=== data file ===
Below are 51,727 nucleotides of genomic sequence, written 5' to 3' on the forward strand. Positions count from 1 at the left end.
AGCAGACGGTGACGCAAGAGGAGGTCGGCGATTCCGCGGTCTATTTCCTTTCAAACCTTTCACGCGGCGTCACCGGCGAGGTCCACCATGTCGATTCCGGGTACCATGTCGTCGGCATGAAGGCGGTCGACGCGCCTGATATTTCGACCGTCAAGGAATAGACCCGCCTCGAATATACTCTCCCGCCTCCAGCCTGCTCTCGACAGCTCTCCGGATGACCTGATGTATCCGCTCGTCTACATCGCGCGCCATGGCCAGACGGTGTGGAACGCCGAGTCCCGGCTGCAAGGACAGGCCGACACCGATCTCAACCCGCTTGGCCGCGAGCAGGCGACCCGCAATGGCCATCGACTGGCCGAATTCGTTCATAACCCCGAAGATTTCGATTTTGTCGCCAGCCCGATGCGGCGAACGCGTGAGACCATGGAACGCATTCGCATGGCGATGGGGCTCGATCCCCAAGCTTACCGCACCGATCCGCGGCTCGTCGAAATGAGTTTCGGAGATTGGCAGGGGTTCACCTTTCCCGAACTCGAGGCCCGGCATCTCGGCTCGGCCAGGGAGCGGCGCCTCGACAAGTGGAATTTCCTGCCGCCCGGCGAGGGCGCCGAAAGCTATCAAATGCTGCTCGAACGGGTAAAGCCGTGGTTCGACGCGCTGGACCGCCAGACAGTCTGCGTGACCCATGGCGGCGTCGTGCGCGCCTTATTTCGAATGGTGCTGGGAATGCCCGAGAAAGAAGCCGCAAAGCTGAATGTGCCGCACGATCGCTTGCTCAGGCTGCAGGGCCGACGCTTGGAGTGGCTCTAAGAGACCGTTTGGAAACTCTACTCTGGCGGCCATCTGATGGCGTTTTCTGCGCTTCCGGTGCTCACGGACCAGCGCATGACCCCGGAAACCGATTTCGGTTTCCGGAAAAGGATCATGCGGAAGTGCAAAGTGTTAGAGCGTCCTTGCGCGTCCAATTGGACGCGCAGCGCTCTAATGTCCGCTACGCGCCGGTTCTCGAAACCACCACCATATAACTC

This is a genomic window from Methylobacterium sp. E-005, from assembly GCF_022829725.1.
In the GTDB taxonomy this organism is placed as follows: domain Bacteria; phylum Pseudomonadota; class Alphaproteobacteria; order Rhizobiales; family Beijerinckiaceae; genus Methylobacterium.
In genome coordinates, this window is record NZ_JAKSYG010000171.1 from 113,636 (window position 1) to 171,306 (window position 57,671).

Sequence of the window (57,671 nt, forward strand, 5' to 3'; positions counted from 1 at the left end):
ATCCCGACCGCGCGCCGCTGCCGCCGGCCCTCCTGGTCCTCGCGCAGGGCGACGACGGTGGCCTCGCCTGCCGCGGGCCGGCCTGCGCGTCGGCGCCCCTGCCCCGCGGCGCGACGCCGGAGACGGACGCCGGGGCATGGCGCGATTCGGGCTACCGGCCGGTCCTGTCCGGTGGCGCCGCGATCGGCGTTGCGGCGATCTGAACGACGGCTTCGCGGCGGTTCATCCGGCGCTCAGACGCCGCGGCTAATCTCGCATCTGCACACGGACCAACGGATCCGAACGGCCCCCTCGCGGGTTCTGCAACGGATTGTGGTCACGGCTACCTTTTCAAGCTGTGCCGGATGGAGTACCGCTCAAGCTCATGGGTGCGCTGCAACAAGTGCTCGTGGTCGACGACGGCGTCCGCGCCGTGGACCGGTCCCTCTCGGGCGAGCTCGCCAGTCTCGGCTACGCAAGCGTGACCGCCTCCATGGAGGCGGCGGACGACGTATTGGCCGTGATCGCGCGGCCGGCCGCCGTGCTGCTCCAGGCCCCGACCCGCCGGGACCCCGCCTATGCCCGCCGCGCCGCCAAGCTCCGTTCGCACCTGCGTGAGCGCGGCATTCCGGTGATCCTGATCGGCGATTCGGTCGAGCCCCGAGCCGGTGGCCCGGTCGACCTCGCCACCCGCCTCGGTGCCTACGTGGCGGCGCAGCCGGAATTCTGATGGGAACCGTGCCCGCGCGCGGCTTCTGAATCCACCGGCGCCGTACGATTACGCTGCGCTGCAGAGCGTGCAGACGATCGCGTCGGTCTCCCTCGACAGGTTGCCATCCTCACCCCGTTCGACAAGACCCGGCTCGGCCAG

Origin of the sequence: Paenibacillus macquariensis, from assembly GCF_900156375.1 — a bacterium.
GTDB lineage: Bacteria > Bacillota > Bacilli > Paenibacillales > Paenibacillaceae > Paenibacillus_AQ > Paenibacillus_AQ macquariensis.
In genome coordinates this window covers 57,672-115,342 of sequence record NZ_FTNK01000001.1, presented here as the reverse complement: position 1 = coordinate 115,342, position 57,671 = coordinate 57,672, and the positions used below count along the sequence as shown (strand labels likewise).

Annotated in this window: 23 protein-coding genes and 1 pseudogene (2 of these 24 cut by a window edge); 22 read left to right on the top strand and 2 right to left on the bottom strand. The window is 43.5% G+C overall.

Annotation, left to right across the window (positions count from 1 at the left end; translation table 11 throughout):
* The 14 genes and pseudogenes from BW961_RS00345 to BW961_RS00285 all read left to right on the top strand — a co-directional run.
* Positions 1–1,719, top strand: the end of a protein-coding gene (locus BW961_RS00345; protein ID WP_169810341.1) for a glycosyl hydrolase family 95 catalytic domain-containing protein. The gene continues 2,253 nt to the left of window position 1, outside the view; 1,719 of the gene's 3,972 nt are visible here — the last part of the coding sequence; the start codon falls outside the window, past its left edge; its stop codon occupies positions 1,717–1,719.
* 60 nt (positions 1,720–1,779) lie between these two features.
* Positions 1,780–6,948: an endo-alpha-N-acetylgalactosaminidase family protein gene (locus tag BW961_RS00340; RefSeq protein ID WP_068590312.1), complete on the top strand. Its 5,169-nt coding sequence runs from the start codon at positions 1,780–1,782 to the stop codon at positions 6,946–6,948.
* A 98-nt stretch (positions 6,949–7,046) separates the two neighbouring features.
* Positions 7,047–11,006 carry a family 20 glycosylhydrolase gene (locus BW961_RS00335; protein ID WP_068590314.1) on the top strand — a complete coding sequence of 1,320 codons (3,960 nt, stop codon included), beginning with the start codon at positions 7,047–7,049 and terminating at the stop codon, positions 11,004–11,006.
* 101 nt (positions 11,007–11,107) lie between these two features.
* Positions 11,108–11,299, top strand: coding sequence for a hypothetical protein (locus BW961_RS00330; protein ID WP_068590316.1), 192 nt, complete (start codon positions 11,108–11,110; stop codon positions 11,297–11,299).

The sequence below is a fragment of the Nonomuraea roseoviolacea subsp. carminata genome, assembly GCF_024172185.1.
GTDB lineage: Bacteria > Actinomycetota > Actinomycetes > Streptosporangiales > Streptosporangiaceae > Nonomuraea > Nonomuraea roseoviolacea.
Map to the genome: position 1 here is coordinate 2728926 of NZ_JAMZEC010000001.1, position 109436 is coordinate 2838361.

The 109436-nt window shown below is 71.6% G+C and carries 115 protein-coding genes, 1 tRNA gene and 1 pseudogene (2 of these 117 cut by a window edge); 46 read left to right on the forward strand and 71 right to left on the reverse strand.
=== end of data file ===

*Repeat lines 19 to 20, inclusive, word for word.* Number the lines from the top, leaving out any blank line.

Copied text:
* 101 nt (positions 11,007–11,107) lie between these two features.
* Positions 11,108–11,299, top strand: coding sequence for a hypothetical protein (locus BW961_RS00330; protein ID WP_068590316.1), 192 nt, complete (start codon positions 11,108–11,110; stop codon positions 11,297–11,299).